If you want an impressive research profile it is a good idea to keep track of where information about you and your research can be found on the internet and curate your image. The tools below can be used to promote your research and gather research impact data as well as network with national and international colleagues in your field. It is not an exhaustive list!
Your ORCID iD is a unique, persistent open digital identifier that distinguishes you from every other researcher with the same or a similar name to you and allows you to claim your publications. Publishers often now ask you for your ORCHID iD. It is strongly recommended you register for one if you do nothing else to promote your work.
Anyone who participates in research, scholarship, or innovation can register an ORCID iD for themselves free of charge, and you can use the same iD throughout your whole career -- even if your name changes or you move to a different organization, discipline, or country.. read more
Why is it important to create an ORCID account?
An ORCID iD (Open Researcher and Contributor ID) gives you a way to reliably, connect your name(s) with your work throughout your research career, including publications, grants, education, employment and other biographical information, etc.
Creating and maintaining your ORCID ID has some benefits:
How do I create an ORCID iD? Go to the ORCID website and Register online via an easy quick process.
Step 1. Add personal data
Step 2. Set up notifications
Step 3. Set up visibility (public view)
You can add multiple affiliations to your ORCID profile. We recommend this format to add your SWSLHD affiliation:
The name of the Hospital, the district. eg. Campbelltown Hospital, South Western Sydney Local Health District
It is obviously important to share your research findings so that it can make a difference in the real world. Being able to demonstrate your research is being read and makes a difference will also help with grant applications so you can do more research.
Research impact can be measured by:
How many people read and cite your work. Citation data is a long established measure of your research impact.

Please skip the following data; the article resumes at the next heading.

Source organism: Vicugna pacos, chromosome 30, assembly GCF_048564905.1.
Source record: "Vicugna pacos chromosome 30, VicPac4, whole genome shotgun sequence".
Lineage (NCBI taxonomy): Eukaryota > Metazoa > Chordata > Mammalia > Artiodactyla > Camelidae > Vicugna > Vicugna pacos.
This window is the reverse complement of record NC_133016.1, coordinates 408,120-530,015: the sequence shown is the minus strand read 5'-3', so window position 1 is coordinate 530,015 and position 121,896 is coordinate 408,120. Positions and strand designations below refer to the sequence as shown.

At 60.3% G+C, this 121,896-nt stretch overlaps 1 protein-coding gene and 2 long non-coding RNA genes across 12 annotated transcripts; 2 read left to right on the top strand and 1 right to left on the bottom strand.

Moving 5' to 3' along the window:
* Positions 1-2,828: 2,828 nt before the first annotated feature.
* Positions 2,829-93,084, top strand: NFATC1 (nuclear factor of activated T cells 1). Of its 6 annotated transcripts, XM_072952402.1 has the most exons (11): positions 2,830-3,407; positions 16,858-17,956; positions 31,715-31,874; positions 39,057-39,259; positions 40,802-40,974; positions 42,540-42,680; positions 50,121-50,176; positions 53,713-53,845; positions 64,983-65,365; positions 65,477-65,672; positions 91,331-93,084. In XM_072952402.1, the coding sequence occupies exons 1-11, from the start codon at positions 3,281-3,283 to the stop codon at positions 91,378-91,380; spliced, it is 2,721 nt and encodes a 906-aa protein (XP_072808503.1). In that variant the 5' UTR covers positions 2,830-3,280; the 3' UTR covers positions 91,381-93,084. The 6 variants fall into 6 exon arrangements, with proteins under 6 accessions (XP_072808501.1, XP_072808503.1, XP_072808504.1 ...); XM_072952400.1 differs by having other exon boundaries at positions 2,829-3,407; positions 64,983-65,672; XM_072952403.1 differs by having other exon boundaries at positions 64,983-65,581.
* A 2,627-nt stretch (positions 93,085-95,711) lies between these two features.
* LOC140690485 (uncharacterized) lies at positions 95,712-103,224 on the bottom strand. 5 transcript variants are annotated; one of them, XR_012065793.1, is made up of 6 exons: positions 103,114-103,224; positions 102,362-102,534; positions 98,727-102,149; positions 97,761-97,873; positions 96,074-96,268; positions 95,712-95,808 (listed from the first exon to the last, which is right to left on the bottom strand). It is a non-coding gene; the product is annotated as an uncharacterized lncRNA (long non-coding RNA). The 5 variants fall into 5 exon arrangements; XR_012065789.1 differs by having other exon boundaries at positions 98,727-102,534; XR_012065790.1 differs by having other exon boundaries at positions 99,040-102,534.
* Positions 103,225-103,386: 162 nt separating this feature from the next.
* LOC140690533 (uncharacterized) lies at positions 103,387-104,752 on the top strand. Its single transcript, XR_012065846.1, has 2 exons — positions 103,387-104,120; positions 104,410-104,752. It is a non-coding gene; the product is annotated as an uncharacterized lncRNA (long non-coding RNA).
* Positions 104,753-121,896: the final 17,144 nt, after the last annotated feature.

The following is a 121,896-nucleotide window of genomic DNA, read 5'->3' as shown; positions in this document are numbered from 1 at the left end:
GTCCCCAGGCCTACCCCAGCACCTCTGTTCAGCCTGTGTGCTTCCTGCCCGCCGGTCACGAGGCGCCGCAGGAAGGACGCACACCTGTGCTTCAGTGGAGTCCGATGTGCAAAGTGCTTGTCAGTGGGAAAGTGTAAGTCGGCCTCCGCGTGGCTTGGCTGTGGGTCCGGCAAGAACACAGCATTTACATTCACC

See more: Western Sydney University Library guide to metrics and the Monash Library Libguide on Research Metrics
Altmetric data. This relates to social media impact, for example how often your posts are shared in online platforms such as Twitter and blogs and how often you are mentioned online.
See more: Western Sydney University Library guide to Altmetrics and this article by Susan Elmore:
The Altmetric Attention Score: What Does It Mean and Why Should I Care?
Making an actual difference to people's lives. NHMRC defines the impact of research as the verifiable outcomes that research makes to knowledge, health, the economy and/or society
Read more about the value of using social media to promote and disseminate research:
Luc, J., Archer, M., Arora, R., Bender, E., Blitz, A., Cooke, D., Nihici, T., Kidane, B., Ouzounian, M., Varghese Jr, T., & Antonoff, M. (2020). Does Tweeting Improve Citations? One-Year Results from the TSSMN Prospective Randomized Trial. The Annals of Thoracic Surgery, 111. https://doi.org/10.1016/j.athoracsur.2020.04.065
“tweeting results in significantly more article citations over time, highlighting the durable scholarly impact of social media activity"
Klar S, Krupnikov Y, Ryan JB, Searles K, Shmargad Y (2020) Using social media to promote academic research: Identifying the benefits of twitter for sharing academic work. PLOS ONE 15(4): e0229446. https://doi.org/10.1371/journal.pone.0229446
"The possibility that scholars can push their research out, rather than hope that it is pulled in, holds the potential for scholars to draw wide attention to their research."